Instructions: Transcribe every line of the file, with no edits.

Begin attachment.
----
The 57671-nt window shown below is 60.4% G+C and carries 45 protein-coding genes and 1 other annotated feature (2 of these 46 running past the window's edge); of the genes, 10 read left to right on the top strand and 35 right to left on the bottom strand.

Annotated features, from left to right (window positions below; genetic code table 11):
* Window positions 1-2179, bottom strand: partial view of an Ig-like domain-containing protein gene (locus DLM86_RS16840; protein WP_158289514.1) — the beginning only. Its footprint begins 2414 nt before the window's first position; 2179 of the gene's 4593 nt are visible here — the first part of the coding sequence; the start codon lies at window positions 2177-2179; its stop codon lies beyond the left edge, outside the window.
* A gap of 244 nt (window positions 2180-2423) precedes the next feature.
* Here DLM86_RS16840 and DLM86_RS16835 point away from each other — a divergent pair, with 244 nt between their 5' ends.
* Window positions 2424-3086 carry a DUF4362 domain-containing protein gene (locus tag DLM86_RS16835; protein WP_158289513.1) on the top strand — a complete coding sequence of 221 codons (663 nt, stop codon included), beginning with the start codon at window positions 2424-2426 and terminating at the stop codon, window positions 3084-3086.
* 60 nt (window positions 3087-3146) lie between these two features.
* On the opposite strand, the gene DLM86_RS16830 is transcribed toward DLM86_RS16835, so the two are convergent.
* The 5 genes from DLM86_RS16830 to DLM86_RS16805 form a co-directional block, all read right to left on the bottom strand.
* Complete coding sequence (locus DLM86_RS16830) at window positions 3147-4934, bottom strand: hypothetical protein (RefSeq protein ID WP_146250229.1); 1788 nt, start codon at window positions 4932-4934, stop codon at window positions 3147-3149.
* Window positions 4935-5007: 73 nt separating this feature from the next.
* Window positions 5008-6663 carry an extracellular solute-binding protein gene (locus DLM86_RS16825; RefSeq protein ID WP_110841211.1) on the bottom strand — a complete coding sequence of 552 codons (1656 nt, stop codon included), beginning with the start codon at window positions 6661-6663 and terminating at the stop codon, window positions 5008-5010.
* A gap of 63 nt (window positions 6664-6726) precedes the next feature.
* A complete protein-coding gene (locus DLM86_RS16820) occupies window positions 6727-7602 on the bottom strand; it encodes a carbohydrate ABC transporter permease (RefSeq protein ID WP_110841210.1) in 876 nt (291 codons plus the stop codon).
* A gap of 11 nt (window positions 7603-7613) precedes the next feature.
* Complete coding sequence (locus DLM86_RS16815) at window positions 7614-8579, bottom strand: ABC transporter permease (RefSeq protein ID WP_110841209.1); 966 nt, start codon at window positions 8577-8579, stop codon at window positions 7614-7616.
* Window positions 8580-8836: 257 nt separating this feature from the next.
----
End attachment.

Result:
The 57671-nt window shown below is 60.4% G+C and carries 45 protein-coding genes and 1 other annotated feature (2 of these 46 running past the window's edge); of the genes, 10 read left to right on the top strand and 35 right to left on the bottom strand.

Annotated features, from left to right (window positions below; genetic code table 11):
* Window positions 1-2179, bottom strand: partial view of an Ig-like domain-containing protein gene (locus DLM86_RS16840; protein WP_158289514.1) — the beginning only. Its footprint begins 2414 nt before the window's first position; 2179 of the gene's 4593 nt are visible here — the first part of the coding sequence; the start codon lies at window positions 2177-2179; its stop codon lies beyond the left edge, outside the window.
* A gap of 244 nt (window positions 2180-2423) precedes the next feature.
* Here DLM86_RS16840 and DLM86_RS16835 point away from each other — a divergent pair, with 244 nt between their 5' ends.
* Window positions 2424-3086 carry a DUF4362 domain-containing protein gene (locus tag DLM86_RS16835; protein WP_158289513.1) on the top strand — a complete coding sequence of 221 codons (663 nt, stop codon included), beginning with the start codon at window positions 2424-2426 and terminating at the stop codon, window positions 3084-3086.
* 60 nt (window positions 3087-3146) lie between these two features.
* On the opposite strand, the gene DLM86_RS16830 is transcribed toward DLM86_RS16835, so the two are convergent.
* The 5 genes from DLM86_RS16830 to DLM86_RS16805 form a co-directional block, all read right to left on the bottom strand.
* Complete coding sequence (locus DLM86_RS16830) at window positions 3147-4934, bottom strand: hypothetical protein (RefSeq protein ID WP_146250229.1); 1788 nt, start codon at window positions 4932-4934, stop codon at window positions 3147-3149.
* Window positions 4935-5007: 73 nt separating this feature from the next.
* Window positions 5008-6663 carry an extracellular solute-binding protein gene (locus DLM86_RS16825; RefSeq protein ID WP_110841211.1) on the bottom strand — a complete coding sequence of 552 codons (1656 nt, stop codon included), beginning with the start codon at window positions 6661-6663 and terminating at the stop codon, window positions 5008-5010.
* A gap of 63 nt (window positions 6664-6726) precedes the next feature.
* A complete protein-coding gene (locus DLM86_RS16820) occupies window positions 6727-7602 on the bottom strand; it encodes a carbohydrate ABC transporter permease (RefSeq protein ID WP_110841210.1) in 876 nt (291 codons plus the stop codon).
* A gap of 11 nt (window positions 7603-7613) precedes the next feature.
* Complete coding sequence (locus DLM86_RS16815) at window positions 7614-8579, bottom strand: ABC transporter permease (RefSeq protein ID WP_110841209.1); 966 nt, start codon at window positions 8577-8579, stop codon at window positions 7614-7616.
* Window positions 8580-8836: 257 nt separating this feature from the next.